RIP: Kaiser Carlile

This past Saturday, I was collecting some first-hand accounts on a few players at the NBC World Series in Wichita, Kansas. The NBC World Series brings in some of the top teams from various college summer leagues for a double elimination tournament. On Friday, I was up until 2 a.m. watching the final Friday game and then at the stadium for the 8 a.m. game.

During the day’s third game (Liberal Bee Jays vs San Diego Force), a play was just finishing, when I heard the sound that resonated throughout the stadium. The on-deck batter was taking a warm-up swing and hit the team’s bat boy in the head. While I didn’t see the actual contact the Bee Jays’ player made with their bat boy’s head, I saw the last few steps the boy made in his short life. He stumbled twice and then fell to the ground. Then chaos ensued for a few minutes. The player who just hit the boy was holding the lifeless body in his arms. The boy’s mother was screaming as she jumped on the field. The home plate umpire immediately began to administer first aid. During this whole time, I never saw the little guy move.

A paramedic who was outside the stadium helping a lady who had become dehydrated rushed in to help stabilize the boy. The mother took the distraught player for a short walk to help console him. Both were in tears. Another ambulance was called and the boy was placed on a stretcher and rushed off.

Eventually, the game restarted. The player was replaced in the lineup for obvious reasons. The Bee Jays went on to win the heavy-hearted game in 12 innings.

News on the boy trickled in. Kaiser Carlile was his name. He had been the team’s bat boy all summer. Players from his Jayhawk league opponents remember him from earlier in the summer. The only medical news was he was in critical condition and in ICU. My initial reaction after seeing his non-moving body was to expect the worst. I was elated to just know he was alive.

Then, I got gut punched Monday morning when I woke up to the news he had died. So many people are torn apart by this. His family. The team, especially the player who hit him. His friends. Baseball fans who watch the game. Everyone.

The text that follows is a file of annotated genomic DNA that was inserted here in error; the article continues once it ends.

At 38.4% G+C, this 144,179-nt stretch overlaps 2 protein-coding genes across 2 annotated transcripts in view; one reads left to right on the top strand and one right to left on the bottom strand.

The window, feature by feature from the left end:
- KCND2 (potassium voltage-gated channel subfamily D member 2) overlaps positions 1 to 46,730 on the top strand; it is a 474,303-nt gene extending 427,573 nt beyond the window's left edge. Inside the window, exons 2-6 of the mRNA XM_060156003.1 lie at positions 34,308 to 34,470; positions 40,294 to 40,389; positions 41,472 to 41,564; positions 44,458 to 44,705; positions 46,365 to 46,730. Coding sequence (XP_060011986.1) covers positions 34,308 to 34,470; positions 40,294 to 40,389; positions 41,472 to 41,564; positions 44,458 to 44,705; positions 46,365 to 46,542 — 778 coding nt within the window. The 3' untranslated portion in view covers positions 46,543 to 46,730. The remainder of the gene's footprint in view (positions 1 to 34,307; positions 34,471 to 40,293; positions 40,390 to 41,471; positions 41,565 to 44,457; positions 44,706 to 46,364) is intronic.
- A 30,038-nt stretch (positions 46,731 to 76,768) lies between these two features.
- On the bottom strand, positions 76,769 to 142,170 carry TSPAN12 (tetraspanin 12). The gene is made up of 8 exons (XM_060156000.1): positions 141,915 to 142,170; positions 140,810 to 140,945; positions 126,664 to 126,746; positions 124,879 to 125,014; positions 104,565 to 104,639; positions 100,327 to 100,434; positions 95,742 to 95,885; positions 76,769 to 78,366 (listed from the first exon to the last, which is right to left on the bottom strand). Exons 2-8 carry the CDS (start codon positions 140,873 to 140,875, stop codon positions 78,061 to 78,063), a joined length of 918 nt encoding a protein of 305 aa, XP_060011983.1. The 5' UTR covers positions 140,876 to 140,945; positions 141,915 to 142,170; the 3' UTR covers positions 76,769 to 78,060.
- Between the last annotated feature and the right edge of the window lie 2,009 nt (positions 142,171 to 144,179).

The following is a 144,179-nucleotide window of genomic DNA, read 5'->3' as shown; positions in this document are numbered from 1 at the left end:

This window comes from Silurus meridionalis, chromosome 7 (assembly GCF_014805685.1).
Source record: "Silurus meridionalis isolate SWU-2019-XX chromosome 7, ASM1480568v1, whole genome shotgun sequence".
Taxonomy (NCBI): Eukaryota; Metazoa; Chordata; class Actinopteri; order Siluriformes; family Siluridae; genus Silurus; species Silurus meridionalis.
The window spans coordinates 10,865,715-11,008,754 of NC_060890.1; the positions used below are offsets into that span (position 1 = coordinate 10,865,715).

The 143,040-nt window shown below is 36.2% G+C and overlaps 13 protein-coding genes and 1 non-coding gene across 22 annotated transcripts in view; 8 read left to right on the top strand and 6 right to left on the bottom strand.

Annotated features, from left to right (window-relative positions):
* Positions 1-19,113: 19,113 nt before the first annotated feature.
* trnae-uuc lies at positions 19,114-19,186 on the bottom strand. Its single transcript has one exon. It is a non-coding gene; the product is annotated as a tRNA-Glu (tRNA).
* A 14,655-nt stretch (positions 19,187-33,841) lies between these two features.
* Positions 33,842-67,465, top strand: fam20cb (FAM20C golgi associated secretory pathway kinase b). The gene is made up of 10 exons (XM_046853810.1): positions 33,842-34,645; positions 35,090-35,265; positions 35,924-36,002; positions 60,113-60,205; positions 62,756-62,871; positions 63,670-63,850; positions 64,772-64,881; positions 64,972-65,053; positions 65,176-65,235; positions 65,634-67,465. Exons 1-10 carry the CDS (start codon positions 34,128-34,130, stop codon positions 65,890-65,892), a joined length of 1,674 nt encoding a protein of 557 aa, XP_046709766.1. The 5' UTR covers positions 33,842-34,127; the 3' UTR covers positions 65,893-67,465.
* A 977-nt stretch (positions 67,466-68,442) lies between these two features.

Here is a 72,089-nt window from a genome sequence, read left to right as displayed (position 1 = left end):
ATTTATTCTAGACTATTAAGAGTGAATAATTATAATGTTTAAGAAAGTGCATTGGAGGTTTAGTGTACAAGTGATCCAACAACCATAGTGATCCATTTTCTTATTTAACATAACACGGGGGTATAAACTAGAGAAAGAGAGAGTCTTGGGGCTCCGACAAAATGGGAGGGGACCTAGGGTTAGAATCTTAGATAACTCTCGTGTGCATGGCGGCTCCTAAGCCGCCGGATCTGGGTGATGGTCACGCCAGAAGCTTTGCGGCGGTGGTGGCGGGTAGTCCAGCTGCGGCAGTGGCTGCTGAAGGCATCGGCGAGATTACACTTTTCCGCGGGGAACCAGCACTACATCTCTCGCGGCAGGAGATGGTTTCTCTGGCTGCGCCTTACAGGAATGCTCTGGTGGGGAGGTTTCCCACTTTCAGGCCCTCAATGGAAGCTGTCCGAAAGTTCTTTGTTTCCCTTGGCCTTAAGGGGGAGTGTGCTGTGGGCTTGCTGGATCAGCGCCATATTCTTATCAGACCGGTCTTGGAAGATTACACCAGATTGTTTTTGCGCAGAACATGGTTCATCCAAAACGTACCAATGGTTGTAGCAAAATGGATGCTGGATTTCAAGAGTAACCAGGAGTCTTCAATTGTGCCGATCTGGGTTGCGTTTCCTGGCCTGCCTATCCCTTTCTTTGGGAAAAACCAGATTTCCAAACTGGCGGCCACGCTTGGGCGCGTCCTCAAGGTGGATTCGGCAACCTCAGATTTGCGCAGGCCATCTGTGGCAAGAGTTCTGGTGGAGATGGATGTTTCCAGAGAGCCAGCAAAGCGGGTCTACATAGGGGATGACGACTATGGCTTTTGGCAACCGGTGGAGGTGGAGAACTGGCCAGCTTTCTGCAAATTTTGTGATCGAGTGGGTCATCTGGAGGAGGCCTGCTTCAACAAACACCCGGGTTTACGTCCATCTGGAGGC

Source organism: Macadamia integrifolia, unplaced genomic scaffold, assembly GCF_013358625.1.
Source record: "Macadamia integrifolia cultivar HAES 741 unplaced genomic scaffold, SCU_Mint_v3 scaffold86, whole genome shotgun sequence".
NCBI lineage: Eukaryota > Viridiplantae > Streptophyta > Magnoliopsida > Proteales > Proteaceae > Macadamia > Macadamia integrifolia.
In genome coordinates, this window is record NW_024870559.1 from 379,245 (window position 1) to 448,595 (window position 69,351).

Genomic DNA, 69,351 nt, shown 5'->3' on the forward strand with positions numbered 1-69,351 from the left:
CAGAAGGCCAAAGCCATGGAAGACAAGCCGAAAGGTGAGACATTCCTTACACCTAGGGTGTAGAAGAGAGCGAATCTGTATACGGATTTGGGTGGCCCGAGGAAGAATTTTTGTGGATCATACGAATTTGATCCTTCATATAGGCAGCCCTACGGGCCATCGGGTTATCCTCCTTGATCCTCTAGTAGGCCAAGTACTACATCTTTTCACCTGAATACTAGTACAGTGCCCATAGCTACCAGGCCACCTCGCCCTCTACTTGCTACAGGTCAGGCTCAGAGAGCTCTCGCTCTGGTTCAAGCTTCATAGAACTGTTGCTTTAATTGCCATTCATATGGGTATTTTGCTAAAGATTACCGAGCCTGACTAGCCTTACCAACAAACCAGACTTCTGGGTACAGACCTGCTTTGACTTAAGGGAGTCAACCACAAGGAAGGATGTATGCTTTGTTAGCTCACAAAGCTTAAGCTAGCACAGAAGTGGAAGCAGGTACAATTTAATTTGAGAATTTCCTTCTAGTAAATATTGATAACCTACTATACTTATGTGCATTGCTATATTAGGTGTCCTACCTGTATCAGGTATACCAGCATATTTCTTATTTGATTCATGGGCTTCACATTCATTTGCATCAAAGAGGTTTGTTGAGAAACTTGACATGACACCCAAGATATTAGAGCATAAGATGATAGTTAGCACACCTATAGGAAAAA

I never knew Kaiser personally, but this tragedy is really hitting home. My two kids have gone to several NBC tournament games this year and expressed interest in being a bat boy and girl. I know the tournament director and probably could have tried get my kids in a game. Now, I am not so sure and I am not sure why. I know that they probably a have higher chance dying while driving with me to and from the game than being involved in the game action.

I would like to offer my condolences to the family, team, and anyone else touched by this tragedy. Second, if people would like to help, a fundraiser has been set up to help defray the medical costs. Finally, everyone is going to have to cope with this incident in their own way. I am going to start by being at the game tonight when Bee Jays take the field to pay tribute to the little guy. I am not sure if I am going to keep it together. I don’t expect most people will and a few tears will be shed. The game will go on with a big-little piece missing.

Jeff, one of the authors of the fantasy baseball guide,The Process, writes for RotoGraphs, The Hardball Times, Rotowire, Baseball America, and BaseballHQ. He has been nominated for two SABR Analytics Research Award for Contemporary Analysis and won it in 2013 in tandem with Bill Petti. He has won four FSWA Awards including on for his Mining the News series. He's won Tout Wars three times, LABR twice, and got his first NFBC Main Event win in 2021. Follow him on Twitter @jeffwzimmerman.

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8 years ago

Very good of you to recognize this tragedy and link to the fundraiser which I’m glad to see is nearly at goal.

I have a 5 year old and I completely understand your feeling regarding your own kids. If anything though the best thing that can come out of this is us all being reminded to appreciate every day and live life as best you can.